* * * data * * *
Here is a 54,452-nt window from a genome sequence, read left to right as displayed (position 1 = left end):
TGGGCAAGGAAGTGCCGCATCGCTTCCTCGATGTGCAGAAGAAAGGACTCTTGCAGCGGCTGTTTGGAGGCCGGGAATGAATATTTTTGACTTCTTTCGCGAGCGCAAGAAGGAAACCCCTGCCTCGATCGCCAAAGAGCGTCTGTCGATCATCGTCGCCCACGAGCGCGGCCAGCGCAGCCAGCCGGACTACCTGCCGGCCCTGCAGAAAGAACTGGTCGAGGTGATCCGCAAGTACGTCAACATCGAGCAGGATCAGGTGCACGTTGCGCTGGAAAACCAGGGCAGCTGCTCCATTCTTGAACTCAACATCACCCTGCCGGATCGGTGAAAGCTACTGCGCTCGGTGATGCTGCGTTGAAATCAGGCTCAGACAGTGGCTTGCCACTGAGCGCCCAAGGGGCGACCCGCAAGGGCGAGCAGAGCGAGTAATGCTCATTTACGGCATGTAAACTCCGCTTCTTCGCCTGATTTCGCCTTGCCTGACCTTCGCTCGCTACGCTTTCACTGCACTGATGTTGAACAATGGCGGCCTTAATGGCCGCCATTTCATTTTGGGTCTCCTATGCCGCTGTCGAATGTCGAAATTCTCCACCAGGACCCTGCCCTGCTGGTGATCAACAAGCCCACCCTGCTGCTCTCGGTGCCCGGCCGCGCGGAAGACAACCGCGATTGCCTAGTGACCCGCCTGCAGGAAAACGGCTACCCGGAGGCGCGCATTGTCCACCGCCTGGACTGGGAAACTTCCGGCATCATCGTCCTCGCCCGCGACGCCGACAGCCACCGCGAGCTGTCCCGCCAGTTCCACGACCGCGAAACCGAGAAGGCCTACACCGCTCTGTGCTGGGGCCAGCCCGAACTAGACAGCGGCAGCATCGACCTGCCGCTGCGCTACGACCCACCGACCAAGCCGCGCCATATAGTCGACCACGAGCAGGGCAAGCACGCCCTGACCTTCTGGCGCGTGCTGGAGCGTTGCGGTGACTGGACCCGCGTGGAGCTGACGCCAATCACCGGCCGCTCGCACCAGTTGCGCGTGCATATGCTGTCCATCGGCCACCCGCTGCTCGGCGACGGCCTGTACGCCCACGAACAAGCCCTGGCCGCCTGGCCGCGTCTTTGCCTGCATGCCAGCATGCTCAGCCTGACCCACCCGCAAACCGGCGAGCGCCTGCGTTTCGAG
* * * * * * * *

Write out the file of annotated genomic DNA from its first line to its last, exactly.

Here is a 54,452-nt window from a genome sequence, read left to right as displayed (position 1 = left end):
TGGGCAAGGAAGTGCCGCATCGCTTCCTCGATGTGCAGAAGAAAGGACTCTTGCAGCGGCTGTTTGGAGGCCGGGAATGAATATTTTTGACTTCTTTCGCGAGCGCAAGAAGGAAACCCCTGCCTCGATCGCCAAAGAGCGTCTGTCGATCATCGTCGCCCACGAGCGCGGCCAGCGCAGCCAGCCGGACTACCTGCCGGCCCTGCAGAAAGAACTGGTCGAGGTGATCCGCAAGTACGTCAACATCGAGCAGGATCAGGTGCACGTTGCGCTGGAAAACCAGGGCAGCTGCTCCATTCTTGAACTCAACATCACCCTGCCGGATCGGTGAAAGCTACTGCGCTCGGTGATGCTGCGTTGAAATCAGGCTCAGACAGTGGCTTGCCACTGAGCGCCCAAGGGGCGACCCGCAAGGGCGAGCAGAGCGAGTAATGCTCATTTACGGCATGTAAACTCCGCTTCTTCGCCTGATTTCGCCTTGCCTGACCTTCGCTCGCTACGCTTTCACTGCACTGATGTTGAACAATGGCGGCCTTAATGGCCGCCATTTCATTTTGGGTCTCCTATGCCGCTGTCGAATGTCGAAATTCTCCACCAGGACCCTGCCCTGCTGGTGATCAACAAGCCCACCCTGCTGCTCTCGGTGCCCGGCCGCGCGGAAGACAACCGCGATTGCCTAGTGACCCGCCTGCAGGAAAACGGCTACCCGGAGGCGCGCATTGTCCACCGCCTGGACTGGGAAACTTCCGGCATCATCGTCCTCGCCCGCGACGCCGACAGCCACCGCGAGCTGTCCCGCCAGTTCCACGACCGCGAAACCGAGAAGGCCTACACCGCTCTGTGCTGGGGCCAGCCCGAACTAGACAGCGGCAGCATCGACCTGCCGCTGCGCTACGACCCACCGACCAAGCCGCGCCATATAGTCGACCACGAGCAGGGCAAGCACGCCCTGACCTTCTGGCGCGTGCTGGAGCGTTGCGGTGACTGGACCCGCGTGGAGCTGACGCCAATCACCGGCCGCTCGCACCAGTTGCGCGTGCATATGCTGTCCATCGGCCACCCGCTGCTCGGCGACGGCCTGTACGCCCACGAACAAGCCCTGGCCGCCTGGCCGCGTCTTTGCCTGCATGCCAGCATGCTCAGCCTGACCCACCCGCAAACCGGCGAGCGCCTGCGTTTCGAG